Portrait of Delphine - 18th-century French Rococo black chalk drawing
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An original 18th-century French Rococo black chalk drawing, Portrait of Delphine.
This captivating portrait of a young French girl called Delphine is a fine example of 18th-century French Rococo drawing. The fluid chalk lines, with an emphasis on the curvature of facial features, cascading locks and softly draped clothing, exemplify the florid grace of the Rococo style. The light tonal key is also characteristically Rococo – the buff coloured paper allowing for a lightness of touch with minimal black chalk marks, stumping (smudging of the black chalk) and mere touches of white chalk for highlights.
Portraiture was popular amongst Rococo artists throughout Europe, and this artist has chosen a tender and romantic subject – a doe-eyed girl – in keeping with Rococo fashions for subjects such as cherubs and myths of love. The artist has drawn 'Delphine' with great sensitivity, presenting her in an informal, asymmetrical pose, touchingly capturing a fleeting moment. At the same time, the drawing’s composition and large scale resemble a head-and-shoulders portrait bust (the work of French sculptor Jean-Baptiste Lemoyne the Younger, for example) – giving the portrait a certain gravitas and monumentality. On laid paper.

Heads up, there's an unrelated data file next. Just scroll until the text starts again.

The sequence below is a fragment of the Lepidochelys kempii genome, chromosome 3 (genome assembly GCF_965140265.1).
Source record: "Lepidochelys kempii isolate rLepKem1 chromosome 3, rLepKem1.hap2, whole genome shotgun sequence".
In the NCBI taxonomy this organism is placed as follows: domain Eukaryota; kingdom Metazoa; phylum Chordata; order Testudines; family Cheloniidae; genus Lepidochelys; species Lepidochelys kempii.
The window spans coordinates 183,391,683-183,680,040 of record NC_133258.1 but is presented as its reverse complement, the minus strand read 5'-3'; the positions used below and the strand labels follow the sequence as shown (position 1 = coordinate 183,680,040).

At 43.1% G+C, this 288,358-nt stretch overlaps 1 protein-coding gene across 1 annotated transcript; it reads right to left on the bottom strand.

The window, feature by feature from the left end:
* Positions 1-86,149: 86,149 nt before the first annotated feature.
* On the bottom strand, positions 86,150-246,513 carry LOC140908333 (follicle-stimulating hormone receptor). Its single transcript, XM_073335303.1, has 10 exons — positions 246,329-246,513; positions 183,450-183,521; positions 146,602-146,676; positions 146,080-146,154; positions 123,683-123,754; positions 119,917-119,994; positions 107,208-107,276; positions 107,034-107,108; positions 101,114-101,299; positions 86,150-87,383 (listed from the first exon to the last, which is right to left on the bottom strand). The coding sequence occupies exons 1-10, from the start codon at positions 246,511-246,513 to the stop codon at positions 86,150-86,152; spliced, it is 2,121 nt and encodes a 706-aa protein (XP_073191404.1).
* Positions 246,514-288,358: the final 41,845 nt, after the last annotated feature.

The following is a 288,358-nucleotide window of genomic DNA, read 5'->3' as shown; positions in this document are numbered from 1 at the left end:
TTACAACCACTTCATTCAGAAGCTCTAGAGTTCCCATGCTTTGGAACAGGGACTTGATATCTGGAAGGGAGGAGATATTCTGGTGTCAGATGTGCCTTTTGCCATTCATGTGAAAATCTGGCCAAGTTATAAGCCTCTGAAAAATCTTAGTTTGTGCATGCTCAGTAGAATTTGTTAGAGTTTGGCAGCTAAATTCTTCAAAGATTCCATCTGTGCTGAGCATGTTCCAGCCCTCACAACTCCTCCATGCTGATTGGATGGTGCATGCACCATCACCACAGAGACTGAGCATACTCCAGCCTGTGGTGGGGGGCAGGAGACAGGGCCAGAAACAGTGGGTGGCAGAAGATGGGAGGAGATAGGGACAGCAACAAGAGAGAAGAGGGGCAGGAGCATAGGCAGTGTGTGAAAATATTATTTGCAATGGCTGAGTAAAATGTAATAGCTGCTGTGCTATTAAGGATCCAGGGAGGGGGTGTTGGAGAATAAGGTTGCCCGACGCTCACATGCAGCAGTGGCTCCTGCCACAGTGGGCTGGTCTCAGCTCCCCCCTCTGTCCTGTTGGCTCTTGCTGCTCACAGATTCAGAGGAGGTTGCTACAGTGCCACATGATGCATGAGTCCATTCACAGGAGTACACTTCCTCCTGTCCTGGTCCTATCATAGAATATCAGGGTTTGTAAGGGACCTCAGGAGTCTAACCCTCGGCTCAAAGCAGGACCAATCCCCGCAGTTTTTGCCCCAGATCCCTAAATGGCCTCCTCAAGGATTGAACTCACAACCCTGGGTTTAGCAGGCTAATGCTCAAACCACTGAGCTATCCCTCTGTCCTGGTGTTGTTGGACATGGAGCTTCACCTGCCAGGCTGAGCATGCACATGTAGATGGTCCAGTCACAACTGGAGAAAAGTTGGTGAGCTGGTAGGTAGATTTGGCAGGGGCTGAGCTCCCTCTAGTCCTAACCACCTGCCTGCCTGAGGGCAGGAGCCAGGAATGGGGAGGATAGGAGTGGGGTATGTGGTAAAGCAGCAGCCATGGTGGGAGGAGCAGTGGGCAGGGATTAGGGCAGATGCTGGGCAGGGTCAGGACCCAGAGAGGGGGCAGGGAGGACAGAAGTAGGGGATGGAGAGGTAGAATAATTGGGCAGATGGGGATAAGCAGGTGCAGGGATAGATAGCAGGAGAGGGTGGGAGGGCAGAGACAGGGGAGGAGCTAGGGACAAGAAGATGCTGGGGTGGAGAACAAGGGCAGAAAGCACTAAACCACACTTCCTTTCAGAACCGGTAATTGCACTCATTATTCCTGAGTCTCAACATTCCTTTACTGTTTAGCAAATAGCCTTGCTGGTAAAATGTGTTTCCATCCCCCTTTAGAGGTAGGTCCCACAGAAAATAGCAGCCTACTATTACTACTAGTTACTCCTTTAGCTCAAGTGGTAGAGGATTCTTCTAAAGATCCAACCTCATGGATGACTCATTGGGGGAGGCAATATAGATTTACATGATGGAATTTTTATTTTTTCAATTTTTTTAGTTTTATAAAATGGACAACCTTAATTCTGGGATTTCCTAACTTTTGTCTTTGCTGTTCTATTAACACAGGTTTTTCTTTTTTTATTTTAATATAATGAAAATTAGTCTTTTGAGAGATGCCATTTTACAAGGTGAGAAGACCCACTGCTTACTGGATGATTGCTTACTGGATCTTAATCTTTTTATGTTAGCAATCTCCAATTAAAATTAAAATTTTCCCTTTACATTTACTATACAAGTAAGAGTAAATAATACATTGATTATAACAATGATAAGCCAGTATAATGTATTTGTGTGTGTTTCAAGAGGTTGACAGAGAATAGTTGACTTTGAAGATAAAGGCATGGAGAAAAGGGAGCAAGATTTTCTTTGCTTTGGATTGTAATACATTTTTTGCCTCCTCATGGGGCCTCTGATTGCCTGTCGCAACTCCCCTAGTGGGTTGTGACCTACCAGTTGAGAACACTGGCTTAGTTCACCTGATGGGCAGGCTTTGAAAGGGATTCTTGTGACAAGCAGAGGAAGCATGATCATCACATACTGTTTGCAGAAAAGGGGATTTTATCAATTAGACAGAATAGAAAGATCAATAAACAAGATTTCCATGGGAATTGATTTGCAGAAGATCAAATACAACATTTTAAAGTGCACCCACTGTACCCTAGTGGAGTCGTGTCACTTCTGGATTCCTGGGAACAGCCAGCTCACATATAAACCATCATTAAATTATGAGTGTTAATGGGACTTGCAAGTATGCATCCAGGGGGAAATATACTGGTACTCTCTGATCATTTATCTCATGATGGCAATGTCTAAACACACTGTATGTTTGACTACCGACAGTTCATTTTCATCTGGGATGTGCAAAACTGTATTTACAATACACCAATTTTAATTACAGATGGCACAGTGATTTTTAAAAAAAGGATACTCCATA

Unsigned. Inscribed indistinctly lower right: ‘Delphine Driette[?]’
There are two central fold crease lines running horizontally across the paper, and some further creasing to the lower right corner. Small stain to the far upper left corner, and some scattered marks and foxing as shown. There are three short repaired tears to the edges of the paper (two to the right and one to the left) and a small repaired tear in the sheet towards the upper right corner. The upper corners have glue marks and mounting tape remnants to the verso as shown.
48cm x 38.5cm.
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Product code: JG-024